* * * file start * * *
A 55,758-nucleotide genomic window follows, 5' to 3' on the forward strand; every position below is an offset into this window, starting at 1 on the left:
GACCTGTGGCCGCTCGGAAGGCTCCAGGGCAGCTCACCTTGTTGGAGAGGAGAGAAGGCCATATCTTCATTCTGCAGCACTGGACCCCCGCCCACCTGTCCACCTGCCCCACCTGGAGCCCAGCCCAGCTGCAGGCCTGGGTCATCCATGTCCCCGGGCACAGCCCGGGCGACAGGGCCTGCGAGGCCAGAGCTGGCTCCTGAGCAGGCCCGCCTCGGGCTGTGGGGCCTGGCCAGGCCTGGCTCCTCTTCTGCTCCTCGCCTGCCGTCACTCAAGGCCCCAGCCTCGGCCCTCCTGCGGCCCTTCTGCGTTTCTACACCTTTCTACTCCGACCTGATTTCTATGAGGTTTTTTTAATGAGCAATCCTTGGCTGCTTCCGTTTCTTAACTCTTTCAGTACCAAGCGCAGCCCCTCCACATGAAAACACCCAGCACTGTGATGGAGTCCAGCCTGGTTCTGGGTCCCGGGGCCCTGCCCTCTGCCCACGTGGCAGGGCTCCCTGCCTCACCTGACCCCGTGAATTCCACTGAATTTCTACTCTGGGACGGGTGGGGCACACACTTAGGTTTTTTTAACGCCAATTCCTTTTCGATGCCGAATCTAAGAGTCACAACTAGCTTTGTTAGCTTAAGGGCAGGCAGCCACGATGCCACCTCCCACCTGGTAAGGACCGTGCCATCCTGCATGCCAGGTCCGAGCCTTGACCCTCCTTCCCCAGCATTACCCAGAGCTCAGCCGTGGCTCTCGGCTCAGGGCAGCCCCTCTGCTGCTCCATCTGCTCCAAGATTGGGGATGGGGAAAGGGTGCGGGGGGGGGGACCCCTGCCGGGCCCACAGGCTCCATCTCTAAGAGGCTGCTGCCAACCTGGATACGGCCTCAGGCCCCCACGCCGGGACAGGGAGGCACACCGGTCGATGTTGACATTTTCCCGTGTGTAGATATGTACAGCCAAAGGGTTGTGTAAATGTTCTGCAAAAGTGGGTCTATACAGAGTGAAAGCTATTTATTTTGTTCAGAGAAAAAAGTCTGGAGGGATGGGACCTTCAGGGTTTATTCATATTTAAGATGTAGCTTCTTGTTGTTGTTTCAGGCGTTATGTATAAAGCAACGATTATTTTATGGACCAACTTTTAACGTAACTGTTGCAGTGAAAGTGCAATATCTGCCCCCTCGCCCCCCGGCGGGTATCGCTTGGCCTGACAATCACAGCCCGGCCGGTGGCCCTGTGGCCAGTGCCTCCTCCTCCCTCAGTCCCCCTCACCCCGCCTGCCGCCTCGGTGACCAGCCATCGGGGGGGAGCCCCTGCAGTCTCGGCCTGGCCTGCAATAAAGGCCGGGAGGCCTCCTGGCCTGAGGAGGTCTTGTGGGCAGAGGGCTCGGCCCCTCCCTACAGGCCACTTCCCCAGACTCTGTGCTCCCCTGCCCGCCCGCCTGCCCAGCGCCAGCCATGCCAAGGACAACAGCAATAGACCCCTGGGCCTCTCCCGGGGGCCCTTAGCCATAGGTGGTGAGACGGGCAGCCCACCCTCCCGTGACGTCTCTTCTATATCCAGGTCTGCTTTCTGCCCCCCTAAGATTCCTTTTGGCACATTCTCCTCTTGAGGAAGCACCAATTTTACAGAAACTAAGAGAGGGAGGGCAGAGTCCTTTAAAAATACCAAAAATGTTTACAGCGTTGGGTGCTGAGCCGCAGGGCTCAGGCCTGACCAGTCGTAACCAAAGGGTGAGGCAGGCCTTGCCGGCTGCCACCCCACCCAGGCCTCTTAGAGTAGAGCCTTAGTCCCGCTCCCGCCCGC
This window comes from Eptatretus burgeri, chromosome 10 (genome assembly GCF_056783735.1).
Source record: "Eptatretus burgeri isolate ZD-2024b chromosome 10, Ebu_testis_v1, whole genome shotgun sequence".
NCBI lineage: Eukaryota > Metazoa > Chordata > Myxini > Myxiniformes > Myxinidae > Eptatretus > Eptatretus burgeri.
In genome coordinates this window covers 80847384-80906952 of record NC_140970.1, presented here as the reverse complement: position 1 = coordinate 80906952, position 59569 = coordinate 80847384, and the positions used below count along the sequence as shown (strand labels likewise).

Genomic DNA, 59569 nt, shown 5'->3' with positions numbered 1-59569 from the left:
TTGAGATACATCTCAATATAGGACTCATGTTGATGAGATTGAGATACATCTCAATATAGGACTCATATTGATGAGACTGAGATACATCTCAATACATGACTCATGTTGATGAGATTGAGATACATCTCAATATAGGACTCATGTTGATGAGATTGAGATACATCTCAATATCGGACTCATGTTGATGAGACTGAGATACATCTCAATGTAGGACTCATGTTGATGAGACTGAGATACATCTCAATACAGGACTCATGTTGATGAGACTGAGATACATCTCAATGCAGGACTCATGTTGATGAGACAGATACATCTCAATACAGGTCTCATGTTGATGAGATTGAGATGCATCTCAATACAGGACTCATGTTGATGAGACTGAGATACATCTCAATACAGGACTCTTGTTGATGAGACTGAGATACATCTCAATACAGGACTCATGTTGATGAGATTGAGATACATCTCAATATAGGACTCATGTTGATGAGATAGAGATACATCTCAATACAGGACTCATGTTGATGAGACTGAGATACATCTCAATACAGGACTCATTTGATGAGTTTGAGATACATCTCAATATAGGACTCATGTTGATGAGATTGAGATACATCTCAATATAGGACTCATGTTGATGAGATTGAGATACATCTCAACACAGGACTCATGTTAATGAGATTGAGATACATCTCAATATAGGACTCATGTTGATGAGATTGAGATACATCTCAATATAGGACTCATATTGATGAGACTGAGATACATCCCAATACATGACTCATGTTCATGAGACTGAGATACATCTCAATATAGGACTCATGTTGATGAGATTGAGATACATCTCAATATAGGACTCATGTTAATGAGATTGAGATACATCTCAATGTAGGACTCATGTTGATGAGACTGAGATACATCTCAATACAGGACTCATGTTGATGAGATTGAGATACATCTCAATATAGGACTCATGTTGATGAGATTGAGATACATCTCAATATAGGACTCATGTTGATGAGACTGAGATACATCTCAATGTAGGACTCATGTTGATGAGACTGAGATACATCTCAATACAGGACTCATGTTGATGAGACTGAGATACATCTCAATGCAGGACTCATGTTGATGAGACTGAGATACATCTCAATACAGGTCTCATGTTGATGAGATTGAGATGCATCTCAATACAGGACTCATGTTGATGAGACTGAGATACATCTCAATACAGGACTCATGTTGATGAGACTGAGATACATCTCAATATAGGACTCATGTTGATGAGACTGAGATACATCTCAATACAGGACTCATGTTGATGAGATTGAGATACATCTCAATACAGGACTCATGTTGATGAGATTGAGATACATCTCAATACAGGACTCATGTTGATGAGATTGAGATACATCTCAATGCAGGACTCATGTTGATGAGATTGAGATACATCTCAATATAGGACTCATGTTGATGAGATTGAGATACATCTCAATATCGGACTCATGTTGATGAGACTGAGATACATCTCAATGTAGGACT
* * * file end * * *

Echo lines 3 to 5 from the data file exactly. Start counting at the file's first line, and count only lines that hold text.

This window comes from Eptatretus burgeri, chromosome 10 (genome assembly GCF_056783735.1).
Source record: "Eptatretus burgeri isolate ZD-2024b chromosome 10, Ebu_testis_v1, whole genome shotgun sequence".
NCBI lineage: Eukaryota > Metazoa > Chordata > Myxini > Myxiniformes > Myxinidae > Eptatretus > Eptatretus burgeri.